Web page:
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Acronym and acrimony

Last week’s comment piece in Money Marketing in which Towry Law chief executive Andrew Fisher suggested that Aifa really stands for Amalgamation of Ignorant Flat Earth Advocates is unlikely to win him many friends among readers of this newspaper.

Under normal circumstances, I would be reluctant to pass on the baton as the industry’s most hated columnist. I still hold dear the memory of having bread rolls thrown at me for some vaguely critical comments made at a life and pension dinner a few years ago.

But following Fisher’s column – and his firm’s dramatic resignation from Aifa a few days earlier – I fear I must relinquish my role.

Fisher’s decision to lead Towry Law out of Aifa marks the latest round in what seems to be an ever more bitter battle between himself and IFAs’ biggest trade body over the implications of the retail distribution review.

Only a few weeks ago, he refused to join a group of industry leaders brought together by Aifa to prepare a document on advice in the 21st Century, saying: “I declined to join the taskforce as I fundamentally disagree with where its arguments are coming from.”

What interests me in this latest spat is not just Fisher’s views about the RDR but also his analysis as to why Aifa opposes the review.

He claims Aifa’s bias toward one-man-band IFAs is the reason for its stance. Fisher says: “The sheer volume of small independent IFAs do not want any broad changes, which leaves Aifa in an impossible situation.”

As it happens, I think he is wrong on this one. I have argued before that the need to cater to and reflect the views of its IFA constituency, as well as not be outflanked by the likes of the IFA Defence Union, sometimes means Aifa cannot afford to be as bold and adventurous in terms of supporting consumer interests.

That said, let us not forget that Aifa was in large measure the product of a determination in late 1999 to end the conflictual relationship between its predecessor, the IFA Association, and regulators.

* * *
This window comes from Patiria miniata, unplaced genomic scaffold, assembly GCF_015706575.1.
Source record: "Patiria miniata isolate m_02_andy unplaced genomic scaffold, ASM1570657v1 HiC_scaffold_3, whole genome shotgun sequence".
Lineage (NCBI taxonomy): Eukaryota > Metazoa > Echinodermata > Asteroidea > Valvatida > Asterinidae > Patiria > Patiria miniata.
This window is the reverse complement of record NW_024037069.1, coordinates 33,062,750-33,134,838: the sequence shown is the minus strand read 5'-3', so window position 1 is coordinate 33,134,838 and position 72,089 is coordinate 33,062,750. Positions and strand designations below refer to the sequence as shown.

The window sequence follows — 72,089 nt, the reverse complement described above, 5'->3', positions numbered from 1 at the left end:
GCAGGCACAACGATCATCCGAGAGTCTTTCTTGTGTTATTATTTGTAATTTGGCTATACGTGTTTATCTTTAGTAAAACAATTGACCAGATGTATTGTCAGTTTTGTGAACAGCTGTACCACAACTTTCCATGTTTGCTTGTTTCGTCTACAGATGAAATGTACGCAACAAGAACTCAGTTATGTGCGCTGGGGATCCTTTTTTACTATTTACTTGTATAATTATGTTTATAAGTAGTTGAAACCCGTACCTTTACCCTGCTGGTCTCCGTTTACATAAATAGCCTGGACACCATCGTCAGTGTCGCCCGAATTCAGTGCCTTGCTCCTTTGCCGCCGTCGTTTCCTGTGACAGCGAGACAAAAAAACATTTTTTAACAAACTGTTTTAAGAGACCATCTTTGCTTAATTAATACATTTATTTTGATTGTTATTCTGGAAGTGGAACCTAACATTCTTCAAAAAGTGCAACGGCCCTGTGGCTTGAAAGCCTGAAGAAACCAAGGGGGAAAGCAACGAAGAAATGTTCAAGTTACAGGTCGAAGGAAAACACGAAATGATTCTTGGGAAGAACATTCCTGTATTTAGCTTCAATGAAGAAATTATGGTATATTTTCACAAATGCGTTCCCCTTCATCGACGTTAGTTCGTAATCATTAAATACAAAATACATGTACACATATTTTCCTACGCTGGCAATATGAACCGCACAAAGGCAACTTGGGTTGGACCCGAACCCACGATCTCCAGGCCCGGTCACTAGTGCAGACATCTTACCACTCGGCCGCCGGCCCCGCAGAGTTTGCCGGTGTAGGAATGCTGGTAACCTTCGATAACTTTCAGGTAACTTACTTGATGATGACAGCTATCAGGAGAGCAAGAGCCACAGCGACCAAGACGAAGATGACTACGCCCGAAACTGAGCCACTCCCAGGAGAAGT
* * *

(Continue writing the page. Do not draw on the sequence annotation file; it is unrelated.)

Garry Heath, a previous chief executive, was defenestrated and Paul Smee put in Heath’s place in order to achieve this.

Moreover, what was also apparent in the formation of Aifa was that it was primarily a creature of the insurance industry, IFA networks and big IFAs that funded it and brought it into existence. For many years, contrary to what Fisher says, Aifa has never really included that many one-man-band IFAs in its ranks.

So the decisions as to what position it takes on the RDR are Aifa’s. It may be inspired by a small IFA mentality but I doubt very much whether it is dictated to by IFAs.

If what I am saying is right, that raises questions about where Aifa goes next. This will be determined by the views of its financial sponsors, who will yank the trade body’s chain where it suits.

What is interesting here is that we do not really know the attitude of most bigger IFAs, with the exception of Towry Law, nor of life offices that are dependent on IFA business. Intriguingly, there is little I have read in Money Marketing to give us a real sense of where the life offices sit on this issue.

Not that this matters to Fisher, who has staked out his position and will now continue to occupy it. Given his stance, I very much doubt whether he needs advice from me but I will offer it nonetheless. It is right to back the concept behind the RDR and to oppose the way Aifa has reached its own position on it.

But fetishising the RDR is itself a mistake. It is a highly flawed paper with some proposals that do not advance the cause of greater IFA professionalism. So if you want to sit on the side of those who broadly back its scope, you must come up with ideas that can improve what has been published.

Furthermore, supporting the RDR is not in itself a guarantee that your own business is itself a model of professionalism. It is one thing to oppose commission and prefer a fee-based remuneration model for your business. The real acid test remains that of what levels of professional service you offer your clients.

Personally, I believe that a fair few commission-earning IFAs strive to offer that kind of service, whereas I am not convinced that all Towry Law advisers do the same – and I speak from personal experience here.

Either way, I doff my hat to Fisher. It took me years to reach my station in life, yet all it took from him is a snappy acronym and, luckily for both of us, I suspect he will be the one receiving my hate mail for quite some time to come.

Nic Cicutti is the editor of He can be contacted at


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